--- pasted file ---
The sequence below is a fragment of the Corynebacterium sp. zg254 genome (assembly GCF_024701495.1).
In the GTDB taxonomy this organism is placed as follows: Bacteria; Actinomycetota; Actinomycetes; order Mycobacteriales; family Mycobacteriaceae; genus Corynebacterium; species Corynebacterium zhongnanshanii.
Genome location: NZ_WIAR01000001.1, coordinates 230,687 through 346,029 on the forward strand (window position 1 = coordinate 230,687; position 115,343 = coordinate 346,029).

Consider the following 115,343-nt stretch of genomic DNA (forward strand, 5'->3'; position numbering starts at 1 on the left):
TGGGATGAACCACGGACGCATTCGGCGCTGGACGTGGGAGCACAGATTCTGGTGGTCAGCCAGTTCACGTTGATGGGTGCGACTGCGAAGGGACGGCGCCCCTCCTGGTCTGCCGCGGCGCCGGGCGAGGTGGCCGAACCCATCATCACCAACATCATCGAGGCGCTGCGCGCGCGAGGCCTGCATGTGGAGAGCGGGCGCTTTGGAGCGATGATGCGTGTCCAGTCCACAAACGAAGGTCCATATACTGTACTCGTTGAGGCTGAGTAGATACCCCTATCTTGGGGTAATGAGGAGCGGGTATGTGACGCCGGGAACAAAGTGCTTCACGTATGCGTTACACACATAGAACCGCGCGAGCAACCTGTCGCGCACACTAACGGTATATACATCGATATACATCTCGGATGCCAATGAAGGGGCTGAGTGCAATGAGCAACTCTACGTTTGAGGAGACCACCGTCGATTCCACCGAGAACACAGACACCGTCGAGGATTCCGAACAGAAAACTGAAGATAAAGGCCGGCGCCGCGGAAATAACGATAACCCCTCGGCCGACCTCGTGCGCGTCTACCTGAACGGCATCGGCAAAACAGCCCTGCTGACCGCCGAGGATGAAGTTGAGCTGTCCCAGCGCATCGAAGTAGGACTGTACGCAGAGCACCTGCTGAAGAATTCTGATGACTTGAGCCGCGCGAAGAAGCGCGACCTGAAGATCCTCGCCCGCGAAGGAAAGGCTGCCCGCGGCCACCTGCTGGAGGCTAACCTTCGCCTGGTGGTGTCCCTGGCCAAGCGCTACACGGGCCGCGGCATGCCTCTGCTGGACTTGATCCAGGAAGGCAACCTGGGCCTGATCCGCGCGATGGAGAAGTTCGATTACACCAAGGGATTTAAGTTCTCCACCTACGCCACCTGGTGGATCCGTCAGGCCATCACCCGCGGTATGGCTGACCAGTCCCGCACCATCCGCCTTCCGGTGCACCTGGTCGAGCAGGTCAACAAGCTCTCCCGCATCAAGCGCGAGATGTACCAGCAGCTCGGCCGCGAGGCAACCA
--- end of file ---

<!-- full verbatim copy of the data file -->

The sequence below is a fragment of the Corynebacterium sp. zg254 genome (assembly GCF_024701495.1).
In the GTDB taxonomy this organism is placed as follows: Bacteria; Actinomycetota; Actinomycetes; order Mycobacteriales; family Mycobacteriaceae; genus Corynebacterium; species Corynebacterium zhongnanshanii.
Genome location: NZ_WIAR01000001.1, coordinates 230,687 through 346,029 on the forward strand (window position 1 = coordinate 230,687; position 115,343 = coordinate 346,029).

Consider the following 115,343-nt stretch of genomic DNA (forward strand, 5'->3'; position numbering starts at 1 on the left):
TGGGATGAACCACGGACGCATTCGGCGCTGGACGTGGGAGCACAGATTCTGGTGGTCAGCCAGTTCACGTTGATGGGTGCGACTGCGAAGGGACGGCGCCCCTCCTGGTCTGCCGCGGCGCCGGGCGAGGTGGCCGAACCCATCATCACCAACATCATCGAGGCGCTGCGCGCGCGAGGCCTGCATGTGGAGAGCGGGCGCTTTGGAGCGATGATGCGTGTCCAGTCCACAAACGAAGGTCCATATACTGTACTCGTTGAGGCTGAGTAGATACCCCTATCTTGGGGTAATGAGGAGCGGGTATGTGACGCCGGGAACAAAGTGCTTCACGTATGCGTTACACACATAGAACCGCGCGAGCAACCTGTCGCGCACACTAACGGTATATACATCGATATACATCTCGGATGCCAATGAAGGGGCTGAGTGCAATGAGCAACTCTACGTTTGAGGAGACCACCGTCGATTCCACCGAGAACACAGACACCGTCGAGGATTCCGAACAGAAAACTGAAGATAAAGGCCGGCGCCGCGGAAATAACGATAACCCCTCGGCCGACCTCGTGCGCGTCTACCTGAACGGCATCGGCAAAACAGCCCTGCTGACCGCCGAGGATGAAGTTGAGCTGTCCCAGCGCATCGAAGTAGGACTGTACGCAGAGCACCTGCTGAAGAATTCTGATGACTTGAGCCGCGCGAAGAAGCGCGACCTGAAGATCCTCGCCCGCGAAGGAAAGGCTGCCCGCGGCCACCTGCTGGAGGCTAACCTTCGCCTGGTGGTGTCCCTGGCCAAGCGCTACACGGGCCGCGGCATGCCTCTGCTGGACTTGATCCAGGAAGGCAACCTGGGCCTGATCCGCGCGATGGAGAAGTTCGATTACACCAAGGGATTTAAGTTCTCCACCTACGCCACCTGGTGGATCCGTCAGGCCATCACCCGCGGTATGGCTGACCAGTCCCGCACCATCCGCCTTCCGGTGCACCTGGTCGAGCAGGTCAACAAGCTCTCCCGCATCAAGCGCGAGATGTACCAGCAGCTCGGCCGCGAGGCAACCA